4. Man in the middle attacks
Man in the middle attacks are frightening to consider. They’re often referred to as spoofing attacks and are typically viewed as an elaborate form of eavesdropping attack. Because of the elaborate nature of these attacks, many people tend to think they’re rare. But with digital technology, it’s easier than ever. In fact, some experts estimate that up to 95 percent of https servers may currently be vulnerable to this type of attack …
What is a man in the middle attack?
A man in the middle attack (MiTM) is any type of attack where communication or data is intercepted. The attacker acts as the go-between and pretends to be the person intended to receive communication or information. While this type of attack can be focused on intercepting specific online communications, attackers can also use this attack along with other methods to monitor large amounts of traffic at a time. They can then filter through the data to find information they can use to their advantage.
How do man in the middle attacks work?
There are several ways an attacker can intercept communications or information. For example, they can mimic a trusted Wi-Fi network and snoop at leisure. In addition to Wi-Fi, they can also mimic trusted websites and protocols to extract sensitive information. And once the attacker has your information, they will use it how they see fit — to blackmail, make money, or damage reputations.
Real-world examples of man in the middle attacks
In 2015, a group of 49 hackerswase arrested in Europe on suspicion of executing man in the middle attacks. The group allegedly intercepted payments well over €6 million. They targeted European companies, using social engineering tactics to manipulate them into downloading malware. Once they were inside company networks, they monitored communications, looking for anything that related to payments. A similar attack happened in 2013, targeting customers of a South African bank, ABSA. Hackers first sent out phishing emails pretending to be from SARS — the South African Revenue Service. Once users fell for the email, they were redirected to a website posing as the bank, ABSA. They were asked to put in their account information in order to “e-file their taxes.” Instead, hackers used the payment information to pay themselves …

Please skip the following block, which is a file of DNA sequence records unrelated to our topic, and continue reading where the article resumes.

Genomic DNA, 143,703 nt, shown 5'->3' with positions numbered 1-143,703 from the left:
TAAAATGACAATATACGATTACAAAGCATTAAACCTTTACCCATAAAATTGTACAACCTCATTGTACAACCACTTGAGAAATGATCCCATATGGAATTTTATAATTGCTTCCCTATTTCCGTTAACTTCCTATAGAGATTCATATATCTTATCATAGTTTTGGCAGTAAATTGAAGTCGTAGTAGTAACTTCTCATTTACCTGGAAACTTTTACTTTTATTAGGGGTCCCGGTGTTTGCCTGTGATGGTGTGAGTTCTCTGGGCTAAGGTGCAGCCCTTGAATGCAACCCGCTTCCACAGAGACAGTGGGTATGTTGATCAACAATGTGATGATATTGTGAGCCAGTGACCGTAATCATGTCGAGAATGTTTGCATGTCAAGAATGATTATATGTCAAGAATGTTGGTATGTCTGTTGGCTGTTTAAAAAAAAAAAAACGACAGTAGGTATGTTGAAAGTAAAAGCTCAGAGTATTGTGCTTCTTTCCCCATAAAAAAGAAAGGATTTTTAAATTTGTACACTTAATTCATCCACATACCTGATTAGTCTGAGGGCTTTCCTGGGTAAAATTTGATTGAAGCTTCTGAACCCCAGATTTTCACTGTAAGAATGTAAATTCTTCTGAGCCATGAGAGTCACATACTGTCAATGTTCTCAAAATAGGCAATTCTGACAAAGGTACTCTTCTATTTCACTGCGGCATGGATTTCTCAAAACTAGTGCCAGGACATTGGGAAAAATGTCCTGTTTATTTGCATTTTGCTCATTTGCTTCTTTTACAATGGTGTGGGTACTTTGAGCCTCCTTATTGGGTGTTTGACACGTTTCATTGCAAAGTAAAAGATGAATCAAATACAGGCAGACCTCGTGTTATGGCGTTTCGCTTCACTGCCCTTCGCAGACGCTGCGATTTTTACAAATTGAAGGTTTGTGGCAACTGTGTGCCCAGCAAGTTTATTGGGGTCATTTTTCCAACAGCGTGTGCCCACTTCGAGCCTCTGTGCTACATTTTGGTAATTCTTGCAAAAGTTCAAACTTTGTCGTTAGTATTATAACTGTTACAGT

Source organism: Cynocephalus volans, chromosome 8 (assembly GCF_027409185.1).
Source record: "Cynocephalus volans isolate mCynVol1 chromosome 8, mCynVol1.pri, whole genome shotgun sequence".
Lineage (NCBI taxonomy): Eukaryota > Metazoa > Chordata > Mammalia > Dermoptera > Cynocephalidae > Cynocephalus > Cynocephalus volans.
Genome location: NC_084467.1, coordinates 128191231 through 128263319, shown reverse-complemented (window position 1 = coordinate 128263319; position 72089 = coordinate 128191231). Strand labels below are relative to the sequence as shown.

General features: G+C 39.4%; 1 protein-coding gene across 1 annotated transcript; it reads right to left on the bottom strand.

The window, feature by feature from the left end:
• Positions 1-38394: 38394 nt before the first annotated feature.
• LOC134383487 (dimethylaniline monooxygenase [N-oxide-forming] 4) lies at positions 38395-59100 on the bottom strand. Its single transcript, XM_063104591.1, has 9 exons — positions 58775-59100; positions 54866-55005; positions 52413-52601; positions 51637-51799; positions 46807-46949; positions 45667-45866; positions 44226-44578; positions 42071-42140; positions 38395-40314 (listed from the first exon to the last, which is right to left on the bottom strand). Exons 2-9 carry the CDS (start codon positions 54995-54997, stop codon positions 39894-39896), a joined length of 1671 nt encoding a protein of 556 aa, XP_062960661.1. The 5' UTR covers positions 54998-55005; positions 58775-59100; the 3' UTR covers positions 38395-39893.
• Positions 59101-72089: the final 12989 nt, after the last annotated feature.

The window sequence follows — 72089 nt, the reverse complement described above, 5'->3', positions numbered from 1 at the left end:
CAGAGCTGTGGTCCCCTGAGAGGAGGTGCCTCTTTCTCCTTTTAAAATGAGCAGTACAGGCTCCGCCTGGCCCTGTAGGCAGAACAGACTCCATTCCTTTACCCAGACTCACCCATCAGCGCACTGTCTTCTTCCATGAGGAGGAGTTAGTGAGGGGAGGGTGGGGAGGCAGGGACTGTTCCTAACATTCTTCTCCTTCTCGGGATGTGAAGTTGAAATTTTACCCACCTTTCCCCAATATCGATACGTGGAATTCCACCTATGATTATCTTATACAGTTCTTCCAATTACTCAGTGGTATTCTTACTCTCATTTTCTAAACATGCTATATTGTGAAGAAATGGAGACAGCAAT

How to protect yourself against man in the middle attacks
The best way to protect yourself from man in the middle attacks is to be vigilant. Don’t click on strange links in emails and don’t answer any personal questions from unverified sources. If you receive an unexpected and urgent message from a seemingly legitimate organization, don’t respond to anything in the email. Call the organization to see whether or not they sent the message.
Don’t stop here
So there you have it — four major cyber threats, what they are, and how to avoid them. But of course, online security doesn’t stop here. If you’d like more guidance, check out the top 9 threats to your data.